The Mathematics Knowledge section of the exam measures your knowledge of various math areas, such as algebra and geometry. You may be asked to find the square root of a number or the volume of a brick with given dimensions. Algebraic problems may require finding the value of “y” in a given equation. A review of math symbols—such as ≠, ≤, and √—can help you solve the given problems much faster, and using our ASVAB math study guide to practice answering the algebra and geometry questions on the test can help increase your overall AFQT score. The CAT-ASVAB has 16 questions in 20 minutes; the paper-and-pencil version has 25 questions in 24 minutes.
Mathematics Knowledge tests the ability to solve problems by applying knowledge of mathematical concepts and applications. The problems focus on concepts and algorithms, and involve number theory, numeration, algebraic operations and equations, geometry, measurement and probability. Mathematics Knowledge is one factor that characterizes mathematics comprehension; it also assesses logical thinking.
Mechanical Comprehension. Items contained within this section include topics that would typically be found in an introductory high school physics course and the application of these topics within a variety of situations. The questions in this portion of the test gauge examinees’ knowledge of principles related to gases and liquids, and their understanding of the ways in which these properties affect pressure, volume, and velocity. This subtest also includes questions that relate to the components and performance of mechanical devices.
All test takers are given a summary results sheet that shows their percentile score in every test area. A percentile score of 50 means that a score was achieved that was better than 50 percent of all test takers. Percentile scores are given specifically for test takers of their gender and their grade level. Information obtained from the test is only shared with agencies within the Department of Defense. Test takers are informed that their specific scores will be used for up to two years for recruiting purposes. After two years, test scores will be used for research purposes only.
AFQT scores are reported as percentiles between 1 and 99, and the score is relative: Your AFQT score indicates how well you did compared to the scores of a reference group. For example, if you score 71, that means you scored as well as or better than 71 percent of those in the reference group. If you score 50, your score is exactly average compared to the reference group. According to the Army, about half the population scores at or above 50, and about 16 percent of the population scores at or above 60.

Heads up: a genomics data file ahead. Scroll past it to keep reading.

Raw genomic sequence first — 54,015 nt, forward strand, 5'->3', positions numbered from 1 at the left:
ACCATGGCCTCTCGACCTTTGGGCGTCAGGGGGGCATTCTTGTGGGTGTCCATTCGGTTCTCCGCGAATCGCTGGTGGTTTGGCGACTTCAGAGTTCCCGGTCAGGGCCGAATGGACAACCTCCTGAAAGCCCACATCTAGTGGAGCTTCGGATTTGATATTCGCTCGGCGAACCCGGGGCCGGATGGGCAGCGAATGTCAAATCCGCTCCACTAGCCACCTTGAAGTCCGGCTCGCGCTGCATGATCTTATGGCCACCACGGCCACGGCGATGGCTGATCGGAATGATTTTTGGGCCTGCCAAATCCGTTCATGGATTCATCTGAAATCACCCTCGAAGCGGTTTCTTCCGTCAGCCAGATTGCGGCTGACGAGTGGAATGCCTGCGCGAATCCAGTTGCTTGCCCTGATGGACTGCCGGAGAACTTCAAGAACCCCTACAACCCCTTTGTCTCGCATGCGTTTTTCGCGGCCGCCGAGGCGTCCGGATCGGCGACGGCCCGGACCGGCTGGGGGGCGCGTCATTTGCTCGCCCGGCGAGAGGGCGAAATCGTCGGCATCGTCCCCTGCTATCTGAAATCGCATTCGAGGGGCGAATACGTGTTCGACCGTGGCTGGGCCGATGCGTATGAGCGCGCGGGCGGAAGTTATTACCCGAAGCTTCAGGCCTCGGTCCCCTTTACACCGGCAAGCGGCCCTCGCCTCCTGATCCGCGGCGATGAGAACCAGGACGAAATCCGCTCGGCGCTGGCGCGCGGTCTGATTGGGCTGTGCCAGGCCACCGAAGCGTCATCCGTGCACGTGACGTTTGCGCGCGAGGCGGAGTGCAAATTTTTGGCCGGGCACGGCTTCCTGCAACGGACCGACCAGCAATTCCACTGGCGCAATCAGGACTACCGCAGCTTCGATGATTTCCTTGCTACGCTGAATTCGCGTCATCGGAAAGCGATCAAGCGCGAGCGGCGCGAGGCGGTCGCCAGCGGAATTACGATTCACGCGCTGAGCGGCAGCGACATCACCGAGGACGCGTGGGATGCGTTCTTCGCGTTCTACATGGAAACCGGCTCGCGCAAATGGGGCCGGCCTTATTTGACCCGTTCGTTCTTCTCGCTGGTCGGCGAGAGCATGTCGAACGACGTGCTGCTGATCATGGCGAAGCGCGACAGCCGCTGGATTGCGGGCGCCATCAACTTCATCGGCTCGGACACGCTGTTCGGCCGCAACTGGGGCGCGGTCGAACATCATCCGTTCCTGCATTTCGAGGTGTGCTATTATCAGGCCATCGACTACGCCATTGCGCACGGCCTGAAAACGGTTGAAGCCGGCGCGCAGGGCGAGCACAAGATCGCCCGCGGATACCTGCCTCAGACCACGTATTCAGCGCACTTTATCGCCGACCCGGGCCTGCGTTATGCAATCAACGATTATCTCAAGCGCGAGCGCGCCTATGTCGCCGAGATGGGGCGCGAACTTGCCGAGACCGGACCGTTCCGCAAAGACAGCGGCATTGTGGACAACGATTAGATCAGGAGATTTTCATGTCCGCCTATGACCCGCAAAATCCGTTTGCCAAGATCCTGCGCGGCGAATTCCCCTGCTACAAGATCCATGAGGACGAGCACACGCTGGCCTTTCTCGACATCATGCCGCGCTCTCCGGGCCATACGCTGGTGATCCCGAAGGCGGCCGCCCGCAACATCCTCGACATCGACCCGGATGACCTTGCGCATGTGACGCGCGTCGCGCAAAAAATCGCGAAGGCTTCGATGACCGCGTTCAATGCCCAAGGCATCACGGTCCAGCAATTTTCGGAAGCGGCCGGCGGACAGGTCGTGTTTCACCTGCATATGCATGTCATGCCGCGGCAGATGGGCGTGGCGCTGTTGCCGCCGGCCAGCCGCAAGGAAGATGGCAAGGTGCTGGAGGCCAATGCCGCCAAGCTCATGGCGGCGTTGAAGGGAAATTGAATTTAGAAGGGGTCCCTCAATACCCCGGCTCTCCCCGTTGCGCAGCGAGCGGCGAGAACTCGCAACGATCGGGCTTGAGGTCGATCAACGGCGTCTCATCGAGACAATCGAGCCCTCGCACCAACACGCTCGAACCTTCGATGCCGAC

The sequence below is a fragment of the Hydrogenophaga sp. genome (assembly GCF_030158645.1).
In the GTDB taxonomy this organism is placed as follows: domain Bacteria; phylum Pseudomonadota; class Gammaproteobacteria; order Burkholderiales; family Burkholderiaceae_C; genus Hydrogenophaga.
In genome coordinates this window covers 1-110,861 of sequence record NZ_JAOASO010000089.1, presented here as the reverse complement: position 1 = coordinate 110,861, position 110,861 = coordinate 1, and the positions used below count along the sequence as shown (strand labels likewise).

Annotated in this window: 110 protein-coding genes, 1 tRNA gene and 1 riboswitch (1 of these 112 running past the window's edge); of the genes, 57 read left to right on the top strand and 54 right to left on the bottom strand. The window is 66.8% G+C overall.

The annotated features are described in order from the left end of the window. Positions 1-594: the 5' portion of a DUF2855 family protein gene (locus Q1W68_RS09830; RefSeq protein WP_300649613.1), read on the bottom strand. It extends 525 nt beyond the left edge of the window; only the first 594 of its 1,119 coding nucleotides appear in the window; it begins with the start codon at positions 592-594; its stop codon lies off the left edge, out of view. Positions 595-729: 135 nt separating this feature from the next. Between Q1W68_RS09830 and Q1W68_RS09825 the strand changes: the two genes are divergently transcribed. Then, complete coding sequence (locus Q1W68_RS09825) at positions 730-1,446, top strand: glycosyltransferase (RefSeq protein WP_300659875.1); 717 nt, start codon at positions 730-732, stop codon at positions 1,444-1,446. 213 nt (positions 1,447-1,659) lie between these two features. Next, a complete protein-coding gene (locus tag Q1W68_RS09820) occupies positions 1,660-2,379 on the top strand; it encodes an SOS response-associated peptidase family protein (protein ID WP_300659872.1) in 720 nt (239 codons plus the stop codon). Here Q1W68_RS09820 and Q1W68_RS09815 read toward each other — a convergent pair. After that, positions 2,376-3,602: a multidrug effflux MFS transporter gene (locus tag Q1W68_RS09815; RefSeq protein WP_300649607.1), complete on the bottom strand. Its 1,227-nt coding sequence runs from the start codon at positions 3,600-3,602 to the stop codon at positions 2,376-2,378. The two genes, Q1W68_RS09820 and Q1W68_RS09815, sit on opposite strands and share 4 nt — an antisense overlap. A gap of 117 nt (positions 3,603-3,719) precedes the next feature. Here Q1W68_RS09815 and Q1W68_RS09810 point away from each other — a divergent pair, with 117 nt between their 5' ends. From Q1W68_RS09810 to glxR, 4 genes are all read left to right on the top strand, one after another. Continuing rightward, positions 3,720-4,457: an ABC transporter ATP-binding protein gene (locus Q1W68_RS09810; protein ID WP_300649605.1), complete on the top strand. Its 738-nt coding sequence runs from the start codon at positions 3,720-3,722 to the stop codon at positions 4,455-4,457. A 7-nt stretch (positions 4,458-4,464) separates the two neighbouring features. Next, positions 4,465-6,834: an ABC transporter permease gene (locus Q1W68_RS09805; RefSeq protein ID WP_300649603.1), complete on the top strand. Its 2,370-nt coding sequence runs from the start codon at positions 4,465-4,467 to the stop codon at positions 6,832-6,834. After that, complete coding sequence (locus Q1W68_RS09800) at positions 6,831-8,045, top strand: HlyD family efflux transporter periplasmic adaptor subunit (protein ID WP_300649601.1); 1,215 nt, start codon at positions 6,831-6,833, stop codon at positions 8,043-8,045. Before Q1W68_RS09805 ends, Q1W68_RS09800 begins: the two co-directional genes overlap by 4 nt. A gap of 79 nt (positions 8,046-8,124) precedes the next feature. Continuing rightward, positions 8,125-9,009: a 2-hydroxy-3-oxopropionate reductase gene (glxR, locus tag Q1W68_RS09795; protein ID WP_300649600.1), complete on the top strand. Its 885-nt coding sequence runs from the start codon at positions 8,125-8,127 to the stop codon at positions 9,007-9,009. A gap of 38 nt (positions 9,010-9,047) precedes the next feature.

Light is transmitted via waves of different wavelength and frequency (perceived as color). Light is refracted when it passes from one medium into another and different wavelengths of light bend at different angles. When light is reflected from a surface the angle at which light strikes the surface is always equal to the angle at which it is reflected.
The vast majority of ASVAB test takers will ultimately not enlist in the military. The ASVAB Career Exploration Program claims that only two-and-a-half percent of those who participate in the ASVAB join the military. Forty-seven percent of those who take the exam indicate an interest in attending a four-year college, and 16 percent of those who take the exam originally indicate some kind of an interest in joining the military.
GED holders who earn 15 college credits 100 level or greater are considered equivalent with those holding high school diplomas, so that they need only the Tier I score to enlist. Eligibility is not determined by score alone. Certain recruiting goal practices may require an applicant to achieve a higher score than the required minimum AFQT score in order to be considered for enlistment. Rules and regulations are subject to change; applicants should call their local recruiting center for up to date qualification information.